The jump (or should I say gargantuan leap) from university life into your first veterinary job is an absolutely terrifying, but also an incredibly exciting prospect. It's one others can do very little to help you prepare for and it is a different experience for absolutely every new graduate vet out there. It would be stupid for me to try and write a blog post with a list of advice on how to settle seamlessly into practice; every experience is different and there's no 'one piece fits all' advice that I can share. What I will do however is share with you my experiences and the tips and tricks that have helped me settle into practice life. Hopefully that way you'll have an insight into the difficulties I have faced and what I have done to overcome them.
Let's talk EMS!
The first euthanasia consult you do will no doubt be nerve wracking. It’s a very upsetting time for owners and you just want everything to go as smoothly as possible for them and the animal. Over my first year in practice, I have developed a protocol for how I do them to make sure I cover everything. It helps to calm my own nerves with this mental checklist too!
I remember writing my first blog after my first week as a vet and now here I am almost 12 months in! There’s been a lot of ups and downs but on the whole, I am really happy working as a vet and am still learning lots of new things every day!
Transferable skills are a set of basic abilities and skills that can be applied to numerous different job roles. Although, these are easily picked up through life and work experience, employers see them are incredibly valuable. Transferable skills demonstrate to the employer how easily you will be able to fit into the team and the position being offered.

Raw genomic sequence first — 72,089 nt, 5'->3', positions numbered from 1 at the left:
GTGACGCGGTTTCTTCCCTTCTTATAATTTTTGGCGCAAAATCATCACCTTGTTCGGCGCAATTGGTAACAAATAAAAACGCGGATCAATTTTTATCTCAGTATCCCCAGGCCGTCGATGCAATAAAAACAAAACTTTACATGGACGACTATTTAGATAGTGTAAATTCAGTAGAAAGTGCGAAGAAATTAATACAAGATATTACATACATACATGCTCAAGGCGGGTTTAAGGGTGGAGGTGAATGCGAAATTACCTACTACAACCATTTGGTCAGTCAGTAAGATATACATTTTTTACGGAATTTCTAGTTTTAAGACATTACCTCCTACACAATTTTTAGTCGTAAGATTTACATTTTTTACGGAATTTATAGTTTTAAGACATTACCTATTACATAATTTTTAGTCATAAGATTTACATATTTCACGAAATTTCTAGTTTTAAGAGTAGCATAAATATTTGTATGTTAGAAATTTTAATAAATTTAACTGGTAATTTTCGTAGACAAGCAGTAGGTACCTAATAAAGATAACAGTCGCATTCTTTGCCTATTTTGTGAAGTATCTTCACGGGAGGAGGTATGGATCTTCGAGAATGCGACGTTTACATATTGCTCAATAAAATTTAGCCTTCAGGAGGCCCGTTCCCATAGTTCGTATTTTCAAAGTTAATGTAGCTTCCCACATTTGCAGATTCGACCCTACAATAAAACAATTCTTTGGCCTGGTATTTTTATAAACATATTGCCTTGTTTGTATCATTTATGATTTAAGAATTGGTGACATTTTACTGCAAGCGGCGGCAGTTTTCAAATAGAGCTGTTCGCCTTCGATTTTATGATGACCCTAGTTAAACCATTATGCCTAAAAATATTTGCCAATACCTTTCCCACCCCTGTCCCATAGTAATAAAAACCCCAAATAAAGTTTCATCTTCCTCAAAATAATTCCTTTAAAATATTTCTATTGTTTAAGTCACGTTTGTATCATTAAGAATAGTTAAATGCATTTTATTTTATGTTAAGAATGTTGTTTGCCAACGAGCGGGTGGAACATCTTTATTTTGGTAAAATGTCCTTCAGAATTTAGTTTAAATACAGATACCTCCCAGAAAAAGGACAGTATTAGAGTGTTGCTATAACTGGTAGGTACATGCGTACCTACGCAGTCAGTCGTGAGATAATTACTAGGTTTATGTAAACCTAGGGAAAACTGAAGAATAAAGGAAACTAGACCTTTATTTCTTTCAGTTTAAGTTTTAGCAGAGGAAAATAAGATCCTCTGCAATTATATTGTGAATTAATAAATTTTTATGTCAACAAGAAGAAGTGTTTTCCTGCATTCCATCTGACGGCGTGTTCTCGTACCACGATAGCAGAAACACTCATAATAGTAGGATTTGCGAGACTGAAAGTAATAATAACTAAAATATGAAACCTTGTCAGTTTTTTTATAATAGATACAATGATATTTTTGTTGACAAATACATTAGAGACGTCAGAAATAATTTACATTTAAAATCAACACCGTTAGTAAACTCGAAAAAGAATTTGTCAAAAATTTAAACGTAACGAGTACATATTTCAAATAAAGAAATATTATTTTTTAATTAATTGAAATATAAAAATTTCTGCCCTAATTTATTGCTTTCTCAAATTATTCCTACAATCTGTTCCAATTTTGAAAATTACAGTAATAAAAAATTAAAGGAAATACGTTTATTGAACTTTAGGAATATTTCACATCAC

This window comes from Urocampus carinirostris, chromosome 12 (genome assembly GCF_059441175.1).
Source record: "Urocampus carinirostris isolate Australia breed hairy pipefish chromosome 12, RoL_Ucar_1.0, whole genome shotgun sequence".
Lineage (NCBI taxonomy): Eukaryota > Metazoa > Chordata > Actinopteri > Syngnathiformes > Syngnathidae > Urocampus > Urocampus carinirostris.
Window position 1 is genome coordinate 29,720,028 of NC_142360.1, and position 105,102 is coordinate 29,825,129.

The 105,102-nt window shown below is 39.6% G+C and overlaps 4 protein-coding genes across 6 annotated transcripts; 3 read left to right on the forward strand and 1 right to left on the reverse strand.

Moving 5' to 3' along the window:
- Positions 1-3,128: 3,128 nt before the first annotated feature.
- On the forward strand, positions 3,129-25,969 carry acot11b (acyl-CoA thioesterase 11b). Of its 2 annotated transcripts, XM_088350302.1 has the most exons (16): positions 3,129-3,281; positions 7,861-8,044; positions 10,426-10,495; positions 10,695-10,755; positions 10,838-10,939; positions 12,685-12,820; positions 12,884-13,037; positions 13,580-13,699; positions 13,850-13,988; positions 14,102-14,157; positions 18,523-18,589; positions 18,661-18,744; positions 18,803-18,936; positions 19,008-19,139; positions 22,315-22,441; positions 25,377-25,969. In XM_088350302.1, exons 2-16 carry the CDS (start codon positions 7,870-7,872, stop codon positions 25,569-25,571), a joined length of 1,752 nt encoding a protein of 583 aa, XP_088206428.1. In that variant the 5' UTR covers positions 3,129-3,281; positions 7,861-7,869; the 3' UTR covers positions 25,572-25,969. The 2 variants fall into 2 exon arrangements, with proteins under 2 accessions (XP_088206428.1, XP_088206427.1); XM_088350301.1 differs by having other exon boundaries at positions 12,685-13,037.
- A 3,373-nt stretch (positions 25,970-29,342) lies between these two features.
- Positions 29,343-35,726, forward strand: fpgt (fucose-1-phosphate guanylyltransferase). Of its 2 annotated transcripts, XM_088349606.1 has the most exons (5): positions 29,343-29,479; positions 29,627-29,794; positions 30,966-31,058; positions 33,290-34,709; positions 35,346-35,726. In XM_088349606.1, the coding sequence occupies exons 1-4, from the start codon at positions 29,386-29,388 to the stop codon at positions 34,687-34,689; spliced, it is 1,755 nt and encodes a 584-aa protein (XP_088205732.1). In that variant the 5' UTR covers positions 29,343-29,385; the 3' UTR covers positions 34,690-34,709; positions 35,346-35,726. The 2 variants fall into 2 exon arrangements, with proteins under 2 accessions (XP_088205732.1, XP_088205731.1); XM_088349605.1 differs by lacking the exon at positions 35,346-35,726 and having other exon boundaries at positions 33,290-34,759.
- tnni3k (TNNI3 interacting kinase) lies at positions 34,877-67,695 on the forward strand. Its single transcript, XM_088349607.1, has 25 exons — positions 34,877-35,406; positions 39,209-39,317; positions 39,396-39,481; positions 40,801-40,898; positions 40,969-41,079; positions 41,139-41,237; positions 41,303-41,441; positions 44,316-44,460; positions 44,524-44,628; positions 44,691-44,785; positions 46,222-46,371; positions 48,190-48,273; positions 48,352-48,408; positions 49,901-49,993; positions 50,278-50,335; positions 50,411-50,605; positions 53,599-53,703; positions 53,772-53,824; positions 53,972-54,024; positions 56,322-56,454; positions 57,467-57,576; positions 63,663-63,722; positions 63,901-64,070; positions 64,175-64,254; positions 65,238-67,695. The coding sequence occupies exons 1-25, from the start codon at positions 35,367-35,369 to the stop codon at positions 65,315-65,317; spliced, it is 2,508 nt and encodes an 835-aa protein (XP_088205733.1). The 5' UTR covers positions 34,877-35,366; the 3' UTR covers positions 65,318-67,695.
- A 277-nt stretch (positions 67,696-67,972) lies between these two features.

Looking for your first job as a vet is both an exciting and daunting experience. You hear all the horror stories about nightmare jobs but how do you tell apart the good from the bad and ugly?
I honestly cannot believe I am already past my first 6 months at work! The year below me at vet school are currently preparing for their finals which seems crazy! Will I not always be the newbie?!
IVIS Website – a great resource, full of useful veterinary resources from around the world
Bethany Dixon is a final year veterinary student at Liverpool University. Bethany has just embarked on her student exchange programme and has written to tell us all about her first week, settling in and getting to grips with vet student life in Oslo!
Stress is defined as a ‘state of mental or emotional strain or tension resulting from adverse or demanding circumstances.’